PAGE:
The company, of course, accepted this business-as-usual with no more than the usual chaffing, but some of the townsponies raised surly objections. Rose addressed those personally in a brisk, no-nonsense tone. “No time for tea and biscuits. Strike the tents, gear up for travel, rig the shelter halves as travoises for the wounded and infirm, form up for the march—how long do you think that’ll take? Whatever your guess, I can guarantee it’ll be too low. On foot it’s more than a full day to Tall Tale, folks, so we need to get going as soon as we possibly can.”
The troops, most of whom probably could, and did, break camp while half-asleep, were ready in fairly short order, but the rest, as Rose predicted, took longer. The officers took advantage of the delay by assigning a couple of the fresher squads to the task of turning shelter halves into the promised conveyances for those unable to march.
The only ponies excused from the bustle were the few able-bodied pegasus adults. They would catch a few more hours of sleep, then skim down the hill and meet up with the main body over lunch, according to the plan. All of them had made the arduous overnight flight back to recover the locomotive crew, returning with the pair of non-flying ponies cradled in shelter halves rigged with rope to serve as riding slings, and had arrived only a short while before.
At last, though, the three officers paced up and down the meandering lines trailing along much of the cut’s length. Roughly half of the ponies were on each side of the tracks, well away from the space an approaching train would occupy, with elements of the company at the head and tail of each column—for protection, the officers stated, though the additional unspoken reason was to set the pace and rest intervals. Inspection complete, Rose and the sergeant-major settled into place at the front of the columns, with the lieutenants at the back. Then they were off.

They built a cairn. There was no time or energy to spare for digging. The filly had seemed to be doing relatively well . . . until she wasn’t. Her parents, fled or lost, hadn’t made it onto the train. She herself had said little, preoccupied with the injuries done her by a suddenly cruel and incomprehensible world, apparently aggravated by the jolts and bumps of travel by travois. Sunset wept freely, as did others. Cook’s face was iron. Rose looked tired.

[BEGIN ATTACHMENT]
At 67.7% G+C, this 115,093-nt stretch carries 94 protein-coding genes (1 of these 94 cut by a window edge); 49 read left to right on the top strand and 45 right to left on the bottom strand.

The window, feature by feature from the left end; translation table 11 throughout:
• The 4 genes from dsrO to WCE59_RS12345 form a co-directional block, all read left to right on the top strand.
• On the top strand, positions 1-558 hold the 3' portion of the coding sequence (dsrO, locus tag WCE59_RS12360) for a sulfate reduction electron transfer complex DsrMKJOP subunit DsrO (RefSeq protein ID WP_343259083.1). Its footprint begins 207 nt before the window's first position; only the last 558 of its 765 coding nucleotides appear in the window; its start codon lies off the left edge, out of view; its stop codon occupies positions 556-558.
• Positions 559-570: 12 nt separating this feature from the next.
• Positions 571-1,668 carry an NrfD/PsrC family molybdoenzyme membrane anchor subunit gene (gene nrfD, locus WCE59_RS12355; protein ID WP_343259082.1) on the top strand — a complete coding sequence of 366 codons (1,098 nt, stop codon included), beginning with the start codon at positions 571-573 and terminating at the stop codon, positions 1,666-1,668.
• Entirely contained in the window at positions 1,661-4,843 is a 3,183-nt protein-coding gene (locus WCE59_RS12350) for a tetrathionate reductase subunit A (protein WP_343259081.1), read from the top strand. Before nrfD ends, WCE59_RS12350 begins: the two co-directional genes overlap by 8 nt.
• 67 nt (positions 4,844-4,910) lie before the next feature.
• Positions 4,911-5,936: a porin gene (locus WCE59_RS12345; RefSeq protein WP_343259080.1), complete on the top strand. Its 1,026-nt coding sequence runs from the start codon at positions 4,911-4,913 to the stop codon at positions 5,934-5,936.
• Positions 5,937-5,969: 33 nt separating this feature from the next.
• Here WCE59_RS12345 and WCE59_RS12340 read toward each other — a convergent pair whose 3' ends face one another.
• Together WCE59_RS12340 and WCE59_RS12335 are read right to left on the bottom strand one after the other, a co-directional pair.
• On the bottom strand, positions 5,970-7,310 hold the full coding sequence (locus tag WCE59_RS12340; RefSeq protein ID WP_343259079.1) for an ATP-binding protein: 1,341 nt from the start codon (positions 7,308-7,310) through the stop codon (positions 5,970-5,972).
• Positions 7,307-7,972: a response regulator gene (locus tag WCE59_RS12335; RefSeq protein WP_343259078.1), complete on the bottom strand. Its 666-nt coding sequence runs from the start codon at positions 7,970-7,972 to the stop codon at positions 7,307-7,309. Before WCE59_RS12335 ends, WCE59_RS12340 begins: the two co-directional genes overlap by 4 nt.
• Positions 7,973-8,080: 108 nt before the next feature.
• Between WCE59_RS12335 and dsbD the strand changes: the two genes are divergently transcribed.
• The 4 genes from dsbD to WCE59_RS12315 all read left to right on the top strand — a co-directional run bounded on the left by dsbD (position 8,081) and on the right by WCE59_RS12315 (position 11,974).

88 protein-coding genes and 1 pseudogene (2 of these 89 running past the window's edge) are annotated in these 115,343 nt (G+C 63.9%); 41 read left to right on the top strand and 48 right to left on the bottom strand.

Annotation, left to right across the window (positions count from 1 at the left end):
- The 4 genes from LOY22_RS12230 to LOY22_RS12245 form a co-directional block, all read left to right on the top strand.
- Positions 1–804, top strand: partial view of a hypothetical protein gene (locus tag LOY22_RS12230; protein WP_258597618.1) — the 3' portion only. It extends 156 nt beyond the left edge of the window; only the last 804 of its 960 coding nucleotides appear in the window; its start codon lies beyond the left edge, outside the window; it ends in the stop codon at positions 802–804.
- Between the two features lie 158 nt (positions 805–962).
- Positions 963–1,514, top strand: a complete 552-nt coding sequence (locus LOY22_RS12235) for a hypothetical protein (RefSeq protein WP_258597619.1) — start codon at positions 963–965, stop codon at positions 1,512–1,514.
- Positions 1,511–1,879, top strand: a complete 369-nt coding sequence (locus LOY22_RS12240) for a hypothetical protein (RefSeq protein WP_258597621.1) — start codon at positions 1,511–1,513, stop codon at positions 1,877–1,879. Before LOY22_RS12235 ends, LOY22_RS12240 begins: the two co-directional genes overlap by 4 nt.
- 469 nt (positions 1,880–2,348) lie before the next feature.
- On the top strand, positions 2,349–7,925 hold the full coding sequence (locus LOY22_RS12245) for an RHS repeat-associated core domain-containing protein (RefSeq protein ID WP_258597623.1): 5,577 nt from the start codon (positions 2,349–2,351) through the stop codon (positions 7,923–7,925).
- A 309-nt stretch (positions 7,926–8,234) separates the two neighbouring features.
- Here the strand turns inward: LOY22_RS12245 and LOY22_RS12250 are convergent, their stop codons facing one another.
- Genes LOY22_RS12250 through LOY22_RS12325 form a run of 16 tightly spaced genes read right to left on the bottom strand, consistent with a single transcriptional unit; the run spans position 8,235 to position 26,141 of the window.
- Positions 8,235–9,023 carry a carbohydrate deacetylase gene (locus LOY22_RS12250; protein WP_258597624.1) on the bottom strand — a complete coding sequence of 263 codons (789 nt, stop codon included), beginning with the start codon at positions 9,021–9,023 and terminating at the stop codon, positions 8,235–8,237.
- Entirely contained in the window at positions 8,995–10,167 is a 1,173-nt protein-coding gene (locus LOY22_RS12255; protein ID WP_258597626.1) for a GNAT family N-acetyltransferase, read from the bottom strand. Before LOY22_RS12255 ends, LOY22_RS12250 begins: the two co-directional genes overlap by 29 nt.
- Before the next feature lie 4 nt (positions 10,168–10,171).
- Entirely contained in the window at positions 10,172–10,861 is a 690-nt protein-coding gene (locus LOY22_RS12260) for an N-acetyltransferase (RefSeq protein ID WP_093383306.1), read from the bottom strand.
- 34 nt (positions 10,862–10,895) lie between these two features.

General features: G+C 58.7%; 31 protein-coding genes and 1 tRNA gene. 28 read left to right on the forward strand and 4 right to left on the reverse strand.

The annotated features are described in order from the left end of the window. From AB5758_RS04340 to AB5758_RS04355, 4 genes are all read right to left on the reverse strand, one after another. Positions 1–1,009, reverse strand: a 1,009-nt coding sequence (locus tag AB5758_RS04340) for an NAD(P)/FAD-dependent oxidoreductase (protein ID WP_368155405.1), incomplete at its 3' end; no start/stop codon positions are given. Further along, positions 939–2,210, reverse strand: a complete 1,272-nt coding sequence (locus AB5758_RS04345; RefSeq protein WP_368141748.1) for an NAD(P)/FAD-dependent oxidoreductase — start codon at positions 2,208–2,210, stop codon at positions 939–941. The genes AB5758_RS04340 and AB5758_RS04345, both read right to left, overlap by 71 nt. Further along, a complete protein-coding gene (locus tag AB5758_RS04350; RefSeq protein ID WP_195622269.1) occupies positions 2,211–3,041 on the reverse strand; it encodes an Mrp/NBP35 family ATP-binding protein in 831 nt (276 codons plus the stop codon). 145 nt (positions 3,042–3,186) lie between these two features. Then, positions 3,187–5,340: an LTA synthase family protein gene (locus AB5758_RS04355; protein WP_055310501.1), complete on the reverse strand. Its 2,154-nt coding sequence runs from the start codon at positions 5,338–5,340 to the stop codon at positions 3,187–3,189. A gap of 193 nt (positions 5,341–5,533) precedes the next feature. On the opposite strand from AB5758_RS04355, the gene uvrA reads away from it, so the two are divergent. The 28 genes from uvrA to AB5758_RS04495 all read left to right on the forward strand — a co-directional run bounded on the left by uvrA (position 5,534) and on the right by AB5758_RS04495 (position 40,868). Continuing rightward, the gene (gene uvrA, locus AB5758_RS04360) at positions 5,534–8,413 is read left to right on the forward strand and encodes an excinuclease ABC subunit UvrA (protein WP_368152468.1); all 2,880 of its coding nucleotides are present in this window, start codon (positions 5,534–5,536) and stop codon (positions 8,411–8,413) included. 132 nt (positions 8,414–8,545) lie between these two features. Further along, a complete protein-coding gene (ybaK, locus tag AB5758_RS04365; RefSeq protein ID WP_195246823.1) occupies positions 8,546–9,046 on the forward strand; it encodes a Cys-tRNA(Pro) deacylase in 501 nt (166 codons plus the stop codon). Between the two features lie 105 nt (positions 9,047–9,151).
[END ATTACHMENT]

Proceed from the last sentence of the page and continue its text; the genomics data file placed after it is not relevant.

The march resumed.

Rations and water were limited; only the wounded received full allotments. Regulation rest and meal breaks were adhered to with rigorous fidelity, though Rose had been forced to ask the particulars of her lieutenants, claiming she was rusty on the Guard’s infantry procedures—which was true enough, if not in quite the fashion they might think. The sun inched across the sky.
Route march was literally the order of the day, at least for the soldiers. The civilians, most of them inexperienced with long-distance alpine hiking, bunched and straggled more unevenly. Pegasus flight was limited to low level, the better to avoid attracting the notice of enemy airships. Sunset and Cook plodded in determined and slightly achey silence, helping where they could, taking their turn at pulling travoises. Rose did as well, but swung along seemingly effortlessly, having kept herself in taut shape and being a firm believer that an officer must be able to do anything her troops can, only better.
Afternoon was wearing into evening. Everyone was thinking wistfully about the dinner break still an eternity away. All that changed with a shout.
“Pegasus!” The sharp-eyed corporal halted momentarily to raise an arm, pointing ahead. Indeed, gliding along a few lengths above the tracks, a mile or more away, was a mare wearing the indigo pillbox cap and tunic of a railroad employee along with a set of packs not unlike the Guard’s. From her body language she was as astonished to see them as they were to see her.

“A couple of airships showed up out of nowhere and blew the snot out of the track, the station, and the yard,” the track inspector admitted frankly. “A few bombs fell in town, which was pretty nasty, but that was about it. We’re pretty sure those just missed the targets.” The ponies crowded around whispered and murmured to each other, but at least no one interrupted.